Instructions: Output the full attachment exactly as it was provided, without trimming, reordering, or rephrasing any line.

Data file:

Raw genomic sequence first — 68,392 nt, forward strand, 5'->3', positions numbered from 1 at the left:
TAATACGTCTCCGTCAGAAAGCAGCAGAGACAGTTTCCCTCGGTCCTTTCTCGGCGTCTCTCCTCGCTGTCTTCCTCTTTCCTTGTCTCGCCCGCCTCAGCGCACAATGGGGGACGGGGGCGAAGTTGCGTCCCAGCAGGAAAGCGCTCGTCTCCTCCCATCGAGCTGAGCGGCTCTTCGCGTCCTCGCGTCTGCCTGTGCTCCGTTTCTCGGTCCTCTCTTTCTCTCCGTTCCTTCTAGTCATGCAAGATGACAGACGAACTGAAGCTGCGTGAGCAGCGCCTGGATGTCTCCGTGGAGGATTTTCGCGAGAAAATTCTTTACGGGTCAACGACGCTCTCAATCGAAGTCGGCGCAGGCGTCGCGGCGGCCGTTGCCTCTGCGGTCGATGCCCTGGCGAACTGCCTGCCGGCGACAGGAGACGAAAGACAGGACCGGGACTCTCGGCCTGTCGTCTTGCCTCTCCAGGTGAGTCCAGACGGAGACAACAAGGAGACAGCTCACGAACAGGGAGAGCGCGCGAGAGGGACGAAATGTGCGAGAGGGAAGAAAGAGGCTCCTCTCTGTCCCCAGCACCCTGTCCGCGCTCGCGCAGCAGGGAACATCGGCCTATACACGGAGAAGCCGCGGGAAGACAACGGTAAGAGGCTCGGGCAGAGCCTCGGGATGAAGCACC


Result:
Raw genomic sequence first — 68,392 nt, forward strand, 5'->3', positions numbered from 1 at the left:
TAATACGTCTCCGTCAGAAAGCAGCAGAGACAGTTTCCCTCGGTCCTTTCTCGGCGTCTCTCCTCGCTGTCTTCCTCTTTCCTTGTCTCGCCCGCCTCAGCGCACAATGGGGGACGGGGGCGAAGTTGCGTCCCAGCAGGAAAGCGCTCGTCTCCTCCCATCGAGCTGAGCGGCTCTTCGCGTCCTCGCGTCTGCCTGTGCTCCGTTTCTCGGTCCTCTCTTTCTCTCCGTTCCTTCTAGTCATGCAAGATGACAGACGAACTGAAGCTGCGTGAGCAGCGCCTGGATGTCTCCGTGGAGGATTTTCGCGAGAAAATTCTTTACGGGTCAACGACGCTCTCAATCGAAGTCGGCGCAGGCGTCGCGGCGGCCGTTGCCTCTGCGGTCGATGCCCTGGCGAACTGCCTGCCGGCGACAGGAGACGAAAGACAGGACCGGGACTCTCGGCCTGTCGTCTTGCCTCTCCAGGTGAGTCCAGACGGAGACAACAAGGAGACAGCTCACGAACAGGGAGAGCGCGCGAGAGGGACGAAATGTGCGAGAGGGAAGAAAGAGGCTCCTCTCTGTCCCCAGCACCCTGTCCGCGCTCGCGCAGCAGGGAACATCGGCCTATACACGGAGAAGCCGCGGGAAGACAACGGTAAGAGGCTCGGGCAGAGCCTCGGGATGAAGCACC